About ten years ago, Smith was responsible for some rather high-profile, extremely well-received comics work, including some stuff for Oni Press based on his film characters, a Daredevil story arc for Marvel that helped return the character to some prominence, and a short, 15-issue run on Green Arrow for DC. He seemingly disappeared from comics around 2002 or so, leaving one project half-finished (Spider-Man/Black Cat: The Evil That Men Do) and another just begun (Daredevil: The Target).
He reappeared and finished the second half of his Spider-Man miniseries in 2006, but it was hardly worth the wait—four years of not writing comics hadn’t made Smith any better of a comics writer. He returned to DC a few years after that, with Batman: Cacophony, which may just be his weakest comics work to date.
It’s pretty poor, reading like a published version of a first draft for a miniseries—it’s formless, badly paced and meandering. Many of the characters sound off, including the title character, which is something of an accomplishment. Along with The Fantastic Four’s Ben “The Thing” Grimm, Batman is perhaps the most recognizable, easy-to-get “voice” in superhero comics. One seemingly doesn’t need to write Batman’s dialogue so much as ask Batman what he’d like to say in this panel.
It doesn’t help at all that Smith is here paired with his weakest artistic collaborator to date, pencil artist Walt Flanagan (whose name, if its familiar, you may recognize from the expression “faster than Walt Flanagan’s dog” in one of Smith’s films). Flanagan’s drawn comics before, but he’s not punching in the same weight class as, say, Phil Hester, the last pencil artist Smith wrote a DC super-book for. The reason he drew the book, as Smith himself explains in the collection’s very Kevin Smith-y introduction, is that he’s Smith’s friend.
Cacophony is all around poor-bordering-on-amateurish work, and yet you can’t really blame DC for publishing it. Kevin Smith’s name may not command the sales it once did (he refers to himself as “persona non grata in the comics community,” due to “incessant lateness”), and Flanagan may not be the best possible artist for a Batman comic, but if Smith wanted to do a three-issue, throwaway story arc, the sort of thing that DC generally publishes in Batman Confidential in the hopes of moving 20-to-30K units to retailers and, if they’re lucky, produce an evergreen Batman trade, well, why the hell not? Even a fallen Kevin Smith is likely to sell twice as many issues as a Tony Bedard or Peter Milligan or Doug Moench or Fabian Nicieza or whoever they’ve got doing that month’s least-important Batman story. And hell, Flanagan knows how to draw a comics page, and is conversant in the medium—he’s better than some of the guys DC’s had drawing the main, flagship Batman title over the course of the last few eyars.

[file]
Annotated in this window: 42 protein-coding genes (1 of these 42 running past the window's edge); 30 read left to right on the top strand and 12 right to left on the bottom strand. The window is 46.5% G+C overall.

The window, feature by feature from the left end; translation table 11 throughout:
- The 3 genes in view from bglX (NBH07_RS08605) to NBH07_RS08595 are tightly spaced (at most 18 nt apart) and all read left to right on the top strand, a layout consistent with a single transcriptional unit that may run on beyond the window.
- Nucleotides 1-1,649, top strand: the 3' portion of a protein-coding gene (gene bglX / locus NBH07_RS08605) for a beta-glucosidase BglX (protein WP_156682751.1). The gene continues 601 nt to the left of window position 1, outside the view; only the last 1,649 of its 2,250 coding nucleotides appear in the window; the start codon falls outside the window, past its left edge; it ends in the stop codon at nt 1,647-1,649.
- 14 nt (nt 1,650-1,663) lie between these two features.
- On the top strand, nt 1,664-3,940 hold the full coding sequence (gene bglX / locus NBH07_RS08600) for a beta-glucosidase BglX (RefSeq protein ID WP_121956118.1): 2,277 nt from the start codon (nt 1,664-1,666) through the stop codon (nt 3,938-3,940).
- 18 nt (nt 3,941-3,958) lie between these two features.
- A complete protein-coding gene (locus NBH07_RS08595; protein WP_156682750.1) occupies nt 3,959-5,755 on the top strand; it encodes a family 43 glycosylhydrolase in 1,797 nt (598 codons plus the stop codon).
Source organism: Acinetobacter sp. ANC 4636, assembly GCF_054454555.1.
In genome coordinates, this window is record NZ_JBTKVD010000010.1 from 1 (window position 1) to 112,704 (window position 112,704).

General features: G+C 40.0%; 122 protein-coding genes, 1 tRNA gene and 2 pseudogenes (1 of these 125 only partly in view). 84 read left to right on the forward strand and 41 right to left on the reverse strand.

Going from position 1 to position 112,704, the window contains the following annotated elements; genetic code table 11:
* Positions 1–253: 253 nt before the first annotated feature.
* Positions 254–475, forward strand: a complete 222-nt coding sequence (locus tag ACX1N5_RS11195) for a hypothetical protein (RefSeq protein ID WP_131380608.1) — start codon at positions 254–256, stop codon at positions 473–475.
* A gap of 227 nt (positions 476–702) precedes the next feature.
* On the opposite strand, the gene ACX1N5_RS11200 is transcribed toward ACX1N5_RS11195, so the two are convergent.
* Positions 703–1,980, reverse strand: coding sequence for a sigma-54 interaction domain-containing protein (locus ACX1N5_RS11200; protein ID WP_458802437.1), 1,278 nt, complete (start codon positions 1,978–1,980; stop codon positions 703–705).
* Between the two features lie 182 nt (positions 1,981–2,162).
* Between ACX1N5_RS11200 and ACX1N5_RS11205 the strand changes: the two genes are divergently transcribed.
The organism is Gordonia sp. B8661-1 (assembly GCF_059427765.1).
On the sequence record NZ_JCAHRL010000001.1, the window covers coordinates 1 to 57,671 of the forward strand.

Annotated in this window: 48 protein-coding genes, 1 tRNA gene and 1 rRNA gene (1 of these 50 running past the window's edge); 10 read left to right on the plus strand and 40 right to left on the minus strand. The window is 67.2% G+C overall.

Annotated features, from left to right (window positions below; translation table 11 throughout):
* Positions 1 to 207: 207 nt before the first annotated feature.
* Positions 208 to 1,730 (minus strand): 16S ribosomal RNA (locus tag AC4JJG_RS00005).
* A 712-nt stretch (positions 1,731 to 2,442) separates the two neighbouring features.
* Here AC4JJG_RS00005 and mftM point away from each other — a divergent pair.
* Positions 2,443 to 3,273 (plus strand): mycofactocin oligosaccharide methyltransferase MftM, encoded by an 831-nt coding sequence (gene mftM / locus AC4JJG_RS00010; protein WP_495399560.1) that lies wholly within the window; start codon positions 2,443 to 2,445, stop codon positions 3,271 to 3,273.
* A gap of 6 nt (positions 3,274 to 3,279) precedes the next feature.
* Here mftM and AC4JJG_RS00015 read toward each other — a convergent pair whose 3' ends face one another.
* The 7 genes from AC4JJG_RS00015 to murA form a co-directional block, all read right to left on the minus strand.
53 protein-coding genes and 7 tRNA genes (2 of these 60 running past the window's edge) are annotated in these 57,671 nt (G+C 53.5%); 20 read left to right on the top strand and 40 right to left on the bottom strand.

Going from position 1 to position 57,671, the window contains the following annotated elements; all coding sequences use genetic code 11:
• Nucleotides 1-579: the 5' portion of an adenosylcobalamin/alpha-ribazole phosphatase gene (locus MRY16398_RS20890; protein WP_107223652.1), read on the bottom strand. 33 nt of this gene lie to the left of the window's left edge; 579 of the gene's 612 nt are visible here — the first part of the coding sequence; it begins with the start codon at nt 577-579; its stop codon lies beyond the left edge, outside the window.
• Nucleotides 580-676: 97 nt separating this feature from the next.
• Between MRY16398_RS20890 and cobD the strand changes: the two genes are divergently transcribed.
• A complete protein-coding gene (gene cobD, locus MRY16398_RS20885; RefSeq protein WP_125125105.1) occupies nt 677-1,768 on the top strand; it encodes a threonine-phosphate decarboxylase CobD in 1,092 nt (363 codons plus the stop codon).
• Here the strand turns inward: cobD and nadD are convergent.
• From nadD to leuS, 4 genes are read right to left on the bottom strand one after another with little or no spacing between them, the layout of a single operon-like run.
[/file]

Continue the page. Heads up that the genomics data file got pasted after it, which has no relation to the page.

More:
As I said, there’s an introduction to this collection (Hooray! I love introductions), and in it Smith addresses his getting Flanagan the gig in a Smith-y way—it’s a sweet, charming story of friendship that naturally leads to a gay joke:
So here we were: two comics-lovin’ dudes from the Jersey ‘burbs who both fulfilled dreams of making funny books. But we’d never done it together (y’know, a comic book; not “whoopee”).
Smith also talks a bit about Batman, whom he wrote rather extensively into his first Green Arrow story arc, “Quiver,” and was, it was announced once upon a time, supposedly going to write in a Brave and the Bold series that never materialized. Smith said he had lost the desire to write comic books, but found his love of Batman reignited by The Dark Knight, and hence this project came along (Cynical reading: He saw how successful The Dark Knight was, realized he had an in and wanted some of that sweet, sweet Bat-money).
The result was Cacophony, which was originally sold as the secret origin of Onomatopoeia, a mysterious (and kinda clever) villain that Smith dreamed up for the end of his run on Green Arrow. Instead, it turned out to be a weird, zigzagging storyline in which the characters pass through, as The Joker fights Maxie Zeus, Batman fights The Joker, and then Batman and The Joker have a long, heartfelt relationship talk.